This poem makes me think of the question I was pondering while I ran about collecting bird identifications. “For I mean not to make a life list”. Here’s an explanation of a life list:
A life list is a cumulative record of the bird species an individual birder successfully identifies, and keeping a list is the easiest way to track which birds you have seen. Birders often keep life lists for other reasons as well, however, such as for motivation to see a greater number of species or to garner the prestige that comes from having higher count numbers. Life lists can also be submitted to some birding organizations for recognition or for contest purposes. For most birders, however, it is just fun to keep a life list and add up how many bird species you have seen.What Species Can Count for a Bird Life List?
The article suggests that you can create your list however you want, but if you want the “prestige” of having it officially recognized, there are rules, which you can read in the article. I am not interested in creating a life list, of cataloging the birds I’ve seen as proof that I’m a good noticer. I like how this poem offers an alternative reason for why you would compile a list–a memory of what has been lost, a celebration of delights, a catalog of unabashed gratitude (the name of a collection by Ross Gay).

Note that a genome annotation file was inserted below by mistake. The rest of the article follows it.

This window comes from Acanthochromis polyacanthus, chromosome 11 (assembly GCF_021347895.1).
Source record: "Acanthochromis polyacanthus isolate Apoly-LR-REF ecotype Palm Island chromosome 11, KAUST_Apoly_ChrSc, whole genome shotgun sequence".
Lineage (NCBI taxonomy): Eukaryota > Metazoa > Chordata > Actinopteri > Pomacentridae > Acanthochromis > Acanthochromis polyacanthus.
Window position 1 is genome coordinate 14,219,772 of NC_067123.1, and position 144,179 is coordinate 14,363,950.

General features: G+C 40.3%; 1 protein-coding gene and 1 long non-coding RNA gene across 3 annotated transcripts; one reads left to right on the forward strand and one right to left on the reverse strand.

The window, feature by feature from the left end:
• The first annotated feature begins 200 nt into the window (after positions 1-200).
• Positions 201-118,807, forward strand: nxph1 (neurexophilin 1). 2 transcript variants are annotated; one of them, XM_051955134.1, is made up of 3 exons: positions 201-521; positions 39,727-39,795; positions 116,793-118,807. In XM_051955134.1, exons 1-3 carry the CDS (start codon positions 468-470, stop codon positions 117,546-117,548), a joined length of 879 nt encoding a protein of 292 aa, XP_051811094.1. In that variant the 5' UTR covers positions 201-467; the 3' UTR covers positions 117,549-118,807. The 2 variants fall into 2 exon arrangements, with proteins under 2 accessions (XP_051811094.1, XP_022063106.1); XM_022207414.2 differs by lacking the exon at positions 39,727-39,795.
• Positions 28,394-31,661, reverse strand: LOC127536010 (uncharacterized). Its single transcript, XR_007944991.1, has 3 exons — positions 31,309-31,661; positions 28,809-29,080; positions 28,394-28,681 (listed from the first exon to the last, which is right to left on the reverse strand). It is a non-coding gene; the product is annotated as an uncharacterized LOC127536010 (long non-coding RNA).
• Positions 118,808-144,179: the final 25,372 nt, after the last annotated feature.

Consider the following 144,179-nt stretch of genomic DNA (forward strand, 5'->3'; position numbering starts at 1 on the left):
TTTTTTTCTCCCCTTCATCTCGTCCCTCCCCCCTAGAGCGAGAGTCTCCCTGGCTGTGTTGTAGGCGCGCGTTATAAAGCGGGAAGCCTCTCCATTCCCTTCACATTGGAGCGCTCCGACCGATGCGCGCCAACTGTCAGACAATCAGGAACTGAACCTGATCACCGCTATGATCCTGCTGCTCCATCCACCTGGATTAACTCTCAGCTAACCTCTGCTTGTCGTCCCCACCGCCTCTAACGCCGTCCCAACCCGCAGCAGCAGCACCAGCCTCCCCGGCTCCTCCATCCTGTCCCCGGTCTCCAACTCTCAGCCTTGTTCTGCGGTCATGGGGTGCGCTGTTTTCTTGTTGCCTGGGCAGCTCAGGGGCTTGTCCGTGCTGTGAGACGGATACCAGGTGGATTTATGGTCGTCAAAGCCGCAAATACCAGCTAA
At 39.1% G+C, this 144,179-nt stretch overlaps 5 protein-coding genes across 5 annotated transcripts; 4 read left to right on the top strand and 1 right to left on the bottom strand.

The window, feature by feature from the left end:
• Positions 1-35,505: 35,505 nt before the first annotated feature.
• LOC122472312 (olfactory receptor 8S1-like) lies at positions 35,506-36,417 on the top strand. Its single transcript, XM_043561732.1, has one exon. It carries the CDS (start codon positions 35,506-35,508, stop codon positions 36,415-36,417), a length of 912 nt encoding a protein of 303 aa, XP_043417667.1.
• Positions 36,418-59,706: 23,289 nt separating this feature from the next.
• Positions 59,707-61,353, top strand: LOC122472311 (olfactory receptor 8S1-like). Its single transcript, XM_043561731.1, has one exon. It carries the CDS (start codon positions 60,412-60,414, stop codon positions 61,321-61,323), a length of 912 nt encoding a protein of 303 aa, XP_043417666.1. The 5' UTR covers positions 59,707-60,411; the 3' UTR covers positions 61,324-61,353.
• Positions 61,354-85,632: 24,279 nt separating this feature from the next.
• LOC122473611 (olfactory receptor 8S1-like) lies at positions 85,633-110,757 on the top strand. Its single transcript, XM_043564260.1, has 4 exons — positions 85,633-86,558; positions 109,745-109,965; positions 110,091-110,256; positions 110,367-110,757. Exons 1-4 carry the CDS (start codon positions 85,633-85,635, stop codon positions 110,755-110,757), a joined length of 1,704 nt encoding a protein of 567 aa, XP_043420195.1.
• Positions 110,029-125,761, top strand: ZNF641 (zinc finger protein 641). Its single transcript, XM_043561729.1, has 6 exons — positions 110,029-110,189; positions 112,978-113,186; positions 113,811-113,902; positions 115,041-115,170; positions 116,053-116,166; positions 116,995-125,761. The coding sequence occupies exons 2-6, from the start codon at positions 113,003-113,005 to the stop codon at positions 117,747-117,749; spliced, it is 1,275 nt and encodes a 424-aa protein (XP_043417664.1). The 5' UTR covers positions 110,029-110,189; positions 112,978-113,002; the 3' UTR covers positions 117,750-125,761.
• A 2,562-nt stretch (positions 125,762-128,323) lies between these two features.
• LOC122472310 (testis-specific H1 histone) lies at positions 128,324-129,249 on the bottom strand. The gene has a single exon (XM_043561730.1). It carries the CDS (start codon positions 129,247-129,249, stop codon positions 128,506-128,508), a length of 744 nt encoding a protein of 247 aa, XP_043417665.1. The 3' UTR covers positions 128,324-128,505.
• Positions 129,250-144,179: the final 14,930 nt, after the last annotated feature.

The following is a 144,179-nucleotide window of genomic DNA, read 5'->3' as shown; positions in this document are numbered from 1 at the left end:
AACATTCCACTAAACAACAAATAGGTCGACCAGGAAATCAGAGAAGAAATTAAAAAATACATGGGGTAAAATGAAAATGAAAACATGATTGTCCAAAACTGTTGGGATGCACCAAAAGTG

The line “For a song—how long will that phrase mean what it means” reminds me of the idea of dead metaphors, like “at a glacial pace”, that no longer have meaning because of dramatic/violent shifts in ecosystems and the destruction of the environment. Does Shoptaw mean it in this way?